Do we repeat 2015-2016 in the economy and investment markets?

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The big question for investors since the Federal Reserve started tightening money a few years ago is: will 2019-2020 be similar to 2015-2016, or will we sink into a recession?

In 2015, the US economy was so slow that several historically reliable indicators of an impending recession raised red flags. Industrial production was negative year over year and retail sales growth was down. The world economy was even weaker.

At the start of 2016, global stock markets were down sharply. Negative economic reports from China have caused panic sales. Interest rates have fallen sharply and warnings of deflation and depression have spread.

Global central banks have intervened with a coordinated increase in the global money supply. Markets and economy recovered without a recession in the United States

Last year has strong similarities, although it was not exactly the same.

The rate of economic growth has declined in the United States and the manufacturing sector is in recession. Growth is very slow outside the United States and still appears to be slowing down.

Corporate profits fell in 2015 and 2016 in what some have called an earnings recession. Likewise, corporate profits are on average lower than they were a year ago.

Several of the indicators of impending recession are now waving yellow or red flags. Industrial production was again very weak. The yield curve has inverted. Business investment remains very low.

Fortunately, the Fed stopped tightening the money supply at the end of 2018 and is now coordinating easy global monetary policy with other central banks.

There are signs that, as in 2015-16, the economy is stabilizing. There is a good chance that we will avoid a recession, but that is not a sure thing.

The service sector and households are doing well.

Household confidence is supported by rising house and equity prices and a strong labor market. In 2019, wage growth accelerated above the average for this economic recovery.

Still, the job market can’t get much better than it is, and wage growth appears to have peaked in early 2019. The good news when it comes to wages is that lower-paid workers have recently. experienced the highest wage growth. For much of the economic recovery, this group has been left behind.

Housing stagnated for most of 2019, but improved after interest rates fell in August.

However, housing today makes a minor contribution to overall economic growth. Stricter lending standards and a shortage of homes for sale mean that many people who want to buy homes are unable to do so. Home sales remain well below the pre-financial crisis average.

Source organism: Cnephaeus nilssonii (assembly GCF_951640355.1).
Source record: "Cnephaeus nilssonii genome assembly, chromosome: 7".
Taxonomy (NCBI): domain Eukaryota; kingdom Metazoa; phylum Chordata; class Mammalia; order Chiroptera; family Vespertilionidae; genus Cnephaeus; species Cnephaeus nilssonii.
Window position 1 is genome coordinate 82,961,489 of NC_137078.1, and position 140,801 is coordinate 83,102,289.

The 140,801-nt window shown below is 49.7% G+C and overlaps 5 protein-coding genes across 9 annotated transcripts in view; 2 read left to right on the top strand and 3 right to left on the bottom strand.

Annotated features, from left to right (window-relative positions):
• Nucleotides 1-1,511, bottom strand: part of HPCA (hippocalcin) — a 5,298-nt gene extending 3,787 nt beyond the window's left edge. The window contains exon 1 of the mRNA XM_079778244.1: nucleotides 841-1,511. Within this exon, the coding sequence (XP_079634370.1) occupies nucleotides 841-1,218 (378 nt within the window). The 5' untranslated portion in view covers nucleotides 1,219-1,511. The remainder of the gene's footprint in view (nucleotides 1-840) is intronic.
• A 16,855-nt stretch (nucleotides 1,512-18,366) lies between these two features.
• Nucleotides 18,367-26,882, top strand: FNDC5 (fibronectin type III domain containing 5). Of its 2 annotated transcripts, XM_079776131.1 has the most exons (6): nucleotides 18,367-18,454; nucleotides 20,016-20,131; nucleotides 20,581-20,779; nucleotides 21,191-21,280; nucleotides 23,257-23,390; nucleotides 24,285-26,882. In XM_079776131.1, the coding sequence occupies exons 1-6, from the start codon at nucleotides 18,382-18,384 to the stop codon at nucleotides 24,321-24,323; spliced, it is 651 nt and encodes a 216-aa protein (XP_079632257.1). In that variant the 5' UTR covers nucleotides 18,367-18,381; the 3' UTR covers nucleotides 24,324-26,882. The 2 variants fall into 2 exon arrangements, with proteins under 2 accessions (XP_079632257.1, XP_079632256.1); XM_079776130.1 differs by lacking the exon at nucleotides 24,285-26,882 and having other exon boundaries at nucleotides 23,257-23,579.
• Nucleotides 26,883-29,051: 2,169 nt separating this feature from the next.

I continue to have two major concerns.

Business investment has declined and there are only a few signs that it could recover. Many companies say their investment plans are on hold due to uncertainty created by trade disputes, political divisions, slowing global growth and now the coronavirus. Economic growth is unlikely to continue if businesses do not invest to grow.

Profit margins are also of concern. Several factors have pushed margins to record highs over the past 20 years or so. Most of these factors fade away. The tight labor market is forcing companies to pay higher wages. Productivity is lower than it used to be. Globalization is on the decline. Big tech companies, which have the highest profit margins, are under attack by governments around the world.

These and other factors add to higher costs that companies cannot pass on through higher prices. Much of the stock price increases in recent years have been based on maintaining very high profit margins and earnings growth. If profit margins retreat to historically average levels, stock prices should correct themselves.

In Europe, there is a weak economy associated with deep political divisions which make it difficult to implement the necessary policies.

China’s growth was slowing before the effects of the coronavirus. Much of the reduction in growth was intentional, while part of it was due to trade disputes with the United States. Slower growth in the world’s second largest economy affects all other economies, and there is always a risk of policy mistakes that slow growth too much.

So far, the signs are that the US economy will avoid a recession and continue this long period of steady, modest growth. As in 2015-16, the Fed and other central banks appear to have recognized the red flags and reversed their policies quickly enough to avoid a reversal. The risks are not all behind us, and non-economic events like the coronavirus are able to stifle growth enough to push us into a recession. Right now, the data indicates that we are likely to repeat 2015-16 and postpone an economic downturn.

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